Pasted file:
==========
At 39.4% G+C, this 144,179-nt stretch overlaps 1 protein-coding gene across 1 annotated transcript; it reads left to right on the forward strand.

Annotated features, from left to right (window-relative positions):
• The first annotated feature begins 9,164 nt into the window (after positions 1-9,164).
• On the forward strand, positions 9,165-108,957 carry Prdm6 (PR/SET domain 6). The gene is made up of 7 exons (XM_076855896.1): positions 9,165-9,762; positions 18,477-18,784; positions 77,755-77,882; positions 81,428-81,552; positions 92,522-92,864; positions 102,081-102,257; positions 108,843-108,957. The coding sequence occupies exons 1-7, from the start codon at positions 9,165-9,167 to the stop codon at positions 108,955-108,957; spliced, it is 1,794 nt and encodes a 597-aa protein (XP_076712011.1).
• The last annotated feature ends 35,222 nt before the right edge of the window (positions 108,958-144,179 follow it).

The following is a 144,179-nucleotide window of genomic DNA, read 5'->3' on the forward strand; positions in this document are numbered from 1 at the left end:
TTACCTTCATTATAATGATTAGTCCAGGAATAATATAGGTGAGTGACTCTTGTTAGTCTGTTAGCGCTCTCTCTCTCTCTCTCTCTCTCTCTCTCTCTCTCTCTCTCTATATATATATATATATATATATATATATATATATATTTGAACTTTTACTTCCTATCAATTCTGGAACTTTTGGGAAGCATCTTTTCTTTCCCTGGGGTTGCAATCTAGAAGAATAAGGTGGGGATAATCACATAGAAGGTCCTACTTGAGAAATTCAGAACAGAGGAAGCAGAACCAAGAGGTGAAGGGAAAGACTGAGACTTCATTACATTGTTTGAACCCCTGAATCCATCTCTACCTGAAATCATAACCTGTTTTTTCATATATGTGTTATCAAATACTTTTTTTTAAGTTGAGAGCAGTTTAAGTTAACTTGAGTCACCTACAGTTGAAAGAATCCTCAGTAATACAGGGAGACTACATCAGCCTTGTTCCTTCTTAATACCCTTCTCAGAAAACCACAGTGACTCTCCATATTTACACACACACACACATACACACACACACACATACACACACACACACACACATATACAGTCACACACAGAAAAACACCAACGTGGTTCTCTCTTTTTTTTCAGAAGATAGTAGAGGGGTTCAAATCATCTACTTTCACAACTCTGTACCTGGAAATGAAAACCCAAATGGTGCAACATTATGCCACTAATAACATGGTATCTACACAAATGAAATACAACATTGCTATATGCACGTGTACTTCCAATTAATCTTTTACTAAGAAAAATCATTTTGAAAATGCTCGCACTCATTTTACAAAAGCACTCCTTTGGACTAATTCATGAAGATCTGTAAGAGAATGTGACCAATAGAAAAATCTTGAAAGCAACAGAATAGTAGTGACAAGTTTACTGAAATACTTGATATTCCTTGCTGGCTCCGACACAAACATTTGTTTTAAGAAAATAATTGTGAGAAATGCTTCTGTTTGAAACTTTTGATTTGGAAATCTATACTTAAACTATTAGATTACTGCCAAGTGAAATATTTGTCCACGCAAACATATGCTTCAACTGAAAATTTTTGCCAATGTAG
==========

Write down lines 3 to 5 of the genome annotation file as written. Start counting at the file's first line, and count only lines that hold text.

• The first annotated feature begins 9,164 nt into the window (after positions 1-9,164).
• On the forward strand, positions 9,165-108,957 carry Prdm6 (PR/SET domain 6). The gene is made up of 7 exons (XM_076855896.1): positions 9,165-9,762; positions 18,477-18,784; positions 77,755-77,882; positions 81,428-81,552; positions 92,522-92,864; positions 102,081-102,257; positions 108,843-108,957. The coding sequence occupies exons 1-7, from the start codon at positions 9,165-9,167 to the stop codon at positions 108,955-108,957; spliced, it is 1,794 nt and encodes a 597-aa protein (XP_076712011.1).
• The last annotated feature ends 35,222 nt before the right edge of the window (positions 108,958-144,179 follow it).